While Americans were on holiday, the last couple of days have seen some exciting market action. Stock indexes around the world declined roughly 3-8%, “safe” US and German government bonds rallied, and the dollar plunged to a new low then rebounded very strongly. Gold made a new all-time dollar high at $1196 as the dollar made its low, but when the buck turned yesterday gold plunged to $1130 as US stocks futures (which traded round-the-clock through the holiday) wiped out two weeks of gains in about 24 hours. Higher yield currencies such as the Aussie, Kiwi and South African Rand fell 3-4%, oil extended its decline to under $75, and copper got smacked $0.20 off its new high. One spot of green was natural gas, which extended its bounce to 14% off an area of strong technical support.
Gold showed us what can happen to a levered market after a parabolic move breaks its uptrend. In the wee hours today, it fell $55 in just two hours before rebounding right to resistance (the previous support at $1180, which when broken, precipitated the crash). Here’s a chart of the last two days:
Commentators blame the Dubai default for this week’s gut-check, and the event may have acted as a catalyst, but the fact is that the risk/reflation trade had reached new heights over the last couple of weeks on a wave of complacency. Early this week the VIX nearly hit the teens and the daily put:call ratio put in a super-low print, while the Nikkei, Treasuries and yen offered warnings that all was not well. Browsing through the world index charts on Bloomberg, it is striking how few other markets have followed the Dow to new highs this month. The troops have been losing heart since summer as the generals kept charging ahead, a classic case of inter-market non-confirmation, which can also be seen in the weak action in small-caps and sector indexes like the transports, financials and utilities.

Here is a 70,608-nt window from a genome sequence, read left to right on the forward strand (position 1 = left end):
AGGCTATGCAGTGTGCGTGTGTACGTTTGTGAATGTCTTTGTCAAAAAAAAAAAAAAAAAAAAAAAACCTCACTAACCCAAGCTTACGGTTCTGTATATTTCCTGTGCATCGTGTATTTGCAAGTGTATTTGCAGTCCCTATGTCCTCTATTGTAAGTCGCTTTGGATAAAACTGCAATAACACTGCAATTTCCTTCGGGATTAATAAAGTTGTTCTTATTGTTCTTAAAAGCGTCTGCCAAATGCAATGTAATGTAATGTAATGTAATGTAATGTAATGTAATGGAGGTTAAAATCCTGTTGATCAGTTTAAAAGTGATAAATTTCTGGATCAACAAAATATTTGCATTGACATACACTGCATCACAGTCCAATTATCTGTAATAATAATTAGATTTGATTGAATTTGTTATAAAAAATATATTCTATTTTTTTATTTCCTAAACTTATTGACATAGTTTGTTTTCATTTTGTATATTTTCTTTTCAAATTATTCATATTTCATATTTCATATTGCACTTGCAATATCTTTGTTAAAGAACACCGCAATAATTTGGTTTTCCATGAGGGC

In last few trading hours of the week (this morning), many markets staged a very sharp recovery, as you can see here in this 1-month view of S&P futures:
Source: Interactive Brokers
Today’s pattern played out in nearly identical fashion in oil, gold, silver and other stock indexes. The stall point offered a clean spot for initiating or adding shorts, and those who did so were rewarded nicely in the last 30 minutes of trading as everything sold off quickly.
Next week should be very interesting. The risk trade plateaued for the last two weeks and went through the usual distributive action, so I have been expecting a down leg of some magnitude. Wouldn’t it be nice if this were the one to finally put a nail in the reflation coffin? I am sick of this market, as would be anyone who understands how far out of line these prices are with value or economic reality.
As Dubai’s default reminds us, this credit bust is far from over. There are still trillions and trillions in bad debt out there, and nearly every major bank in the world is still bankrupt and contracting lending (down another 3% in the US in Q3). We have all the hotels, condos and strip malls we’ll need for ages, and the consumer culture of the late 20th and early 21st century is just an unfortunate historical blip. Don’t tell that to Wall Street equity analysts, though — they still think the S&P will earn over $60 next year, just like in boom-time 2005.